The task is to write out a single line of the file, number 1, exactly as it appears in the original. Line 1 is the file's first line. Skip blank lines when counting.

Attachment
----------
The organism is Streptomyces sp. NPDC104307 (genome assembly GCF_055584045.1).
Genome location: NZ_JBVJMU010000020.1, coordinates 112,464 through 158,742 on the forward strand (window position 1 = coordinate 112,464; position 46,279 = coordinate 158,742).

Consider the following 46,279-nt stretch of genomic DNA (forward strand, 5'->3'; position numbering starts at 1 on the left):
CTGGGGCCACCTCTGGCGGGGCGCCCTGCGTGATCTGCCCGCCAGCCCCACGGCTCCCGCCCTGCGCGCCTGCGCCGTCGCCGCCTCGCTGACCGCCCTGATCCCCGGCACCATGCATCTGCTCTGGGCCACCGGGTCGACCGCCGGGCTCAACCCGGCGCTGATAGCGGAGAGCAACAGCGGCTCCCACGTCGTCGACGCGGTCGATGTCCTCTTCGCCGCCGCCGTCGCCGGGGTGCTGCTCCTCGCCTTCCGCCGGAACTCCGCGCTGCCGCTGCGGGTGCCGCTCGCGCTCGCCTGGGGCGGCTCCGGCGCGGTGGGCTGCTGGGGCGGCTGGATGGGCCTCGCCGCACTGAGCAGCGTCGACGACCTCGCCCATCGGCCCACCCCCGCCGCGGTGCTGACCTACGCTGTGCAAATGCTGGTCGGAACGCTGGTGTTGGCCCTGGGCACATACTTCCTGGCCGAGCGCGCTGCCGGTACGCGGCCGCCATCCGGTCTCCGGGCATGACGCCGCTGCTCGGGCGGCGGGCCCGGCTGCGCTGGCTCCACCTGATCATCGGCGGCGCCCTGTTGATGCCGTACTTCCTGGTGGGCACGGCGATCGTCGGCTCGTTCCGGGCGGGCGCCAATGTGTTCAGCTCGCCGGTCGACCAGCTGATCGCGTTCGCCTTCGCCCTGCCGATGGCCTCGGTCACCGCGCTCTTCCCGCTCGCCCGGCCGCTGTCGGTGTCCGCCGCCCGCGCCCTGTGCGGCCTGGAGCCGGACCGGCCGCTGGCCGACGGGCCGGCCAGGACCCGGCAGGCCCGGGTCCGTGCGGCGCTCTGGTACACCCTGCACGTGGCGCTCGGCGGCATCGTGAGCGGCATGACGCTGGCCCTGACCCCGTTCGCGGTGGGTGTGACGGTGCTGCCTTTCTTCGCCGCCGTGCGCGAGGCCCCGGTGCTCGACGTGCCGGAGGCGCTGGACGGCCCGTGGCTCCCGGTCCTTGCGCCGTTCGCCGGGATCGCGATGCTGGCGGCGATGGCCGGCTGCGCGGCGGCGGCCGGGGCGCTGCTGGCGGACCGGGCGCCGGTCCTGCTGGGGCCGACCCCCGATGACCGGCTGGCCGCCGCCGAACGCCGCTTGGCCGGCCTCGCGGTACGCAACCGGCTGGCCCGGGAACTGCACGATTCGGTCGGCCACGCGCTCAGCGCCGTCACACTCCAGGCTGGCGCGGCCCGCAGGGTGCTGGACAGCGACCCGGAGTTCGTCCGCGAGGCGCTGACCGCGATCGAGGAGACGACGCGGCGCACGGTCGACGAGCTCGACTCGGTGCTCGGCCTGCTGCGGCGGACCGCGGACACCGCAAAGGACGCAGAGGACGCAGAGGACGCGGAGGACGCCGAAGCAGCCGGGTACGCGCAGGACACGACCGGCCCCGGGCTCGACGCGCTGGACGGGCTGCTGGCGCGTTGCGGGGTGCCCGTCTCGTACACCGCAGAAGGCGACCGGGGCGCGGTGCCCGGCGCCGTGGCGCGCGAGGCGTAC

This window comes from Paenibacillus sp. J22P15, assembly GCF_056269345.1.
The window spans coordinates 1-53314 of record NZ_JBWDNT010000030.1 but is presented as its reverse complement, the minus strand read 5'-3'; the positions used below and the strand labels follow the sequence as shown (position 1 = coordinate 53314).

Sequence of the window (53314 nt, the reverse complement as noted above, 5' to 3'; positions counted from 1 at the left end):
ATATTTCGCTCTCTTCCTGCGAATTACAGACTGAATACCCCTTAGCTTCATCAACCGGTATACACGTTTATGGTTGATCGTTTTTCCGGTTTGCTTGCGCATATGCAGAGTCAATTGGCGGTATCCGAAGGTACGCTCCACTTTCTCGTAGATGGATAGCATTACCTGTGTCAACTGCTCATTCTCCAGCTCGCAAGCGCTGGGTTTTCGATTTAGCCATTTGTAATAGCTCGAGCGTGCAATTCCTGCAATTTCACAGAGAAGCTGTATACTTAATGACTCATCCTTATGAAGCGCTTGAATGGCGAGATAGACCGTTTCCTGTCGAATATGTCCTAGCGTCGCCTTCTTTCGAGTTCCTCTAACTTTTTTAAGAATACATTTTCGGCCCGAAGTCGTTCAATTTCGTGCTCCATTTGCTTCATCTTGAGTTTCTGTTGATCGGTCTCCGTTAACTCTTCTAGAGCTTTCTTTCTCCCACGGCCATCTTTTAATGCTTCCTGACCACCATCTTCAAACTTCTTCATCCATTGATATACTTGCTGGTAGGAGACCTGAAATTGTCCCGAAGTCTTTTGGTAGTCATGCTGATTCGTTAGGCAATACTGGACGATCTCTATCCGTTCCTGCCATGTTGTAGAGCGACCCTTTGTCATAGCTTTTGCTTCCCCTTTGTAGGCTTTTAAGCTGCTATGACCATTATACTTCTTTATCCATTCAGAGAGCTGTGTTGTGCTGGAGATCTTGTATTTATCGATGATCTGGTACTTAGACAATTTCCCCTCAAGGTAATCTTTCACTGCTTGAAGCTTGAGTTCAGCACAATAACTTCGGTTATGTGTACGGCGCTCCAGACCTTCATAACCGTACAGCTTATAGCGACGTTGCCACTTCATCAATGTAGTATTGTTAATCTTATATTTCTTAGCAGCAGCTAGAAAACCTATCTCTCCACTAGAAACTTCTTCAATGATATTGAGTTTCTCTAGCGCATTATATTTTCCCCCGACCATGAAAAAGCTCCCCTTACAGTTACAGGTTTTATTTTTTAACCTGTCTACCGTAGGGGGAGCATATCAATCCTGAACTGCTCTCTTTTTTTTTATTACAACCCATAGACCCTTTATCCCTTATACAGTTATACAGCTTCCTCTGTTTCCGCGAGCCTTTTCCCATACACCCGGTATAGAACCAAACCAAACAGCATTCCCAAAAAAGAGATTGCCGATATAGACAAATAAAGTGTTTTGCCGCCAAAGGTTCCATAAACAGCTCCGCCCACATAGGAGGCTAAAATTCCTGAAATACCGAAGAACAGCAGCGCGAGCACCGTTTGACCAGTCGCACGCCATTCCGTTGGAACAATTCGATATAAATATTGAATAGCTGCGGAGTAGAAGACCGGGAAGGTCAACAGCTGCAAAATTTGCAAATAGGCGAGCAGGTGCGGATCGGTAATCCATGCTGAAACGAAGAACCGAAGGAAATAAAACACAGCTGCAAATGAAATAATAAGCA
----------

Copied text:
The organism is Streptomyces sp. NPDC104307 (genome assembly GCF_055584045.1).